While the French authorities have confirmed their intention to transform EDF’s status, there has been no commitment on their part, equivalent to unconditional acceptance of these useful measures, nor any details regarding the timetable for the reform. The Commission therefore initiated the formal investigation procedure in April 2003, due to EDF’s unlimited guarantee but also to the financial advantage linked to the irregular constitution of provisions. ”
– In addition, the Commission ensures that the legislative provisions applicable to public enterprises, in particular their tax regime , do not give them a competitive advantage over other enterprises. As such, the derogatory local tax regime applied to France Telecom until article 29 of the 2003 finance law makes it subject to the conditions of common law, is currently the subject of a procedure. review by the Commission.
- However, the opening of an investigation procedure does not prejudge the qualification of aid, and the possible qualification of State aid does not prejudge its incompatibility with European legislation. Two types of exemptions can in fact be granted.
On the one hand, in application of the second paragraph of Article 86 of the Treaty establishing the European Communities, companies responsible for the management of a service of general economic interest may be exempted from compliance with competition rules. For this, State aid must allow the accomplishment of the particular mission entrusted by the public authorities to the companies concerned, and that it be devoted exclusively to compensating for the additional costs caused by the performance of the service of interest only. general economic. The Commission admitted, in an analysis confirmed by the CJEC (order of 25 March 1998, case C-174/97 FFSA), that the tax reductions granted to La Poste were in conformity with Community law insofar as they did not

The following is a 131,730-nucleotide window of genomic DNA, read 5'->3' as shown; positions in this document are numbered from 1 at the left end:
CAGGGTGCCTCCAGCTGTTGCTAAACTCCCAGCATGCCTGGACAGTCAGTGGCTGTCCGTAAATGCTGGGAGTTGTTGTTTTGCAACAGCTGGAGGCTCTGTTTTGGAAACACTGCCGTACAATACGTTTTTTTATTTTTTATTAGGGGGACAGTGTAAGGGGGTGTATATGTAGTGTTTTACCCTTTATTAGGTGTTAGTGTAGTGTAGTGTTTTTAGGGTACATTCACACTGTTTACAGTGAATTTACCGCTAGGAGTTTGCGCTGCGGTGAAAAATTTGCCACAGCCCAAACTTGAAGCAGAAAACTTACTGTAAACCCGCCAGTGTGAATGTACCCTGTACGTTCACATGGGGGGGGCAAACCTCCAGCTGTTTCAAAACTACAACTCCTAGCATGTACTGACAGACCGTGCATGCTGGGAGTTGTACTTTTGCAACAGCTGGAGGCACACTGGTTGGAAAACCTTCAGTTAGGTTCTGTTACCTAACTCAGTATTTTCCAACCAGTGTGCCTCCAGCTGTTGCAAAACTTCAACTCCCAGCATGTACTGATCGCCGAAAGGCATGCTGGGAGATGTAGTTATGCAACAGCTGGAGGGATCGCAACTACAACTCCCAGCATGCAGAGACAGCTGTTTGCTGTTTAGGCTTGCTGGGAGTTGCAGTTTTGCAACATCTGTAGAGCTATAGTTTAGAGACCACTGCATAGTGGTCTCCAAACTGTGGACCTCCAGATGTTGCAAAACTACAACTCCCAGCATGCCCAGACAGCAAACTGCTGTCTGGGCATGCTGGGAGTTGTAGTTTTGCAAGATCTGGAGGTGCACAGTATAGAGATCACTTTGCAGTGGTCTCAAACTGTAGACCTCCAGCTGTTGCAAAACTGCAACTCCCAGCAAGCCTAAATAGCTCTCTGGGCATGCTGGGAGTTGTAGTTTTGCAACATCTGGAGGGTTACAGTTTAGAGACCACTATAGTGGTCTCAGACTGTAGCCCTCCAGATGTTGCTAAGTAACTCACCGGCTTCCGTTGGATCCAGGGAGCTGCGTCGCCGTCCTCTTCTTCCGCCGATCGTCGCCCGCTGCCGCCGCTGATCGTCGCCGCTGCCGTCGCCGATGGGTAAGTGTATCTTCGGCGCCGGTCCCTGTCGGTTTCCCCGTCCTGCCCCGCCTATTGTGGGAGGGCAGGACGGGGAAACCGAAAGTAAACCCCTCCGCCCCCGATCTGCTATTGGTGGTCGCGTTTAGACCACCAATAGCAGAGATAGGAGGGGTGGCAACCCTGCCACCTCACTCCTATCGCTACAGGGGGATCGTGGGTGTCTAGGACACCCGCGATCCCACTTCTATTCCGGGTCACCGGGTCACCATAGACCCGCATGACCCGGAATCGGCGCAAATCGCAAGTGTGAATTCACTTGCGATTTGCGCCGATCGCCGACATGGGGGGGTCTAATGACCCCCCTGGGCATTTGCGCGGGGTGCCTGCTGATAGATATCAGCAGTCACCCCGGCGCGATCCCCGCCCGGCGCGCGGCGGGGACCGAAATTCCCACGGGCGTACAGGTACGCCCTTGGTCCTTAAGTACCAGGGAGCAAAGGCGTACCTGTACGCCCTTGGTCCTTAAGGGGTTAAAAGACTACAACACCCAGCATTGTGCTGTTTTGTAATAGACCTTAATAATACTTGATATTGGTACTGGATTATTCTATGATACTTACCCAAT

On the other hand, State aid remains compatible with Community regulations if it can be qualified as State aid for rescue and restructuring compatible with the proper functioning of the internal market, which implies compliance with the three lines. guidelines set out in directives 94/368/05 CE of 23 December 1994:
– it must be part of a viable recovery program recorded in a plan to which the State is committed. Consequently, any new aid is excluded for a minimum period of 10 years;
– the distortions of competition must be as moderate as possible, and to this end, the amount of the aid must be limited to what is strictly necessary to achieve its aim;
– finally, the company must make a significant contribution to the financing of the recovery plan, in particular by making a rigorous restructuring effort. In this regard, the Commission assesses with great severity the compensation imposed on the assisted companies, which most often take the form of a reduction in activity and a disposal of assets, or even, although Article 295 of the Treaty establishing the European Communities provides that Community legislation in no way prejudges the property regime, a commitment by the State to proceed with privatization as soon as possible.
This bundle of constraints tends to reduce the specificities of public enterprises, which must have increasingly transparent financial relations in line with market practices with their majority shareholder.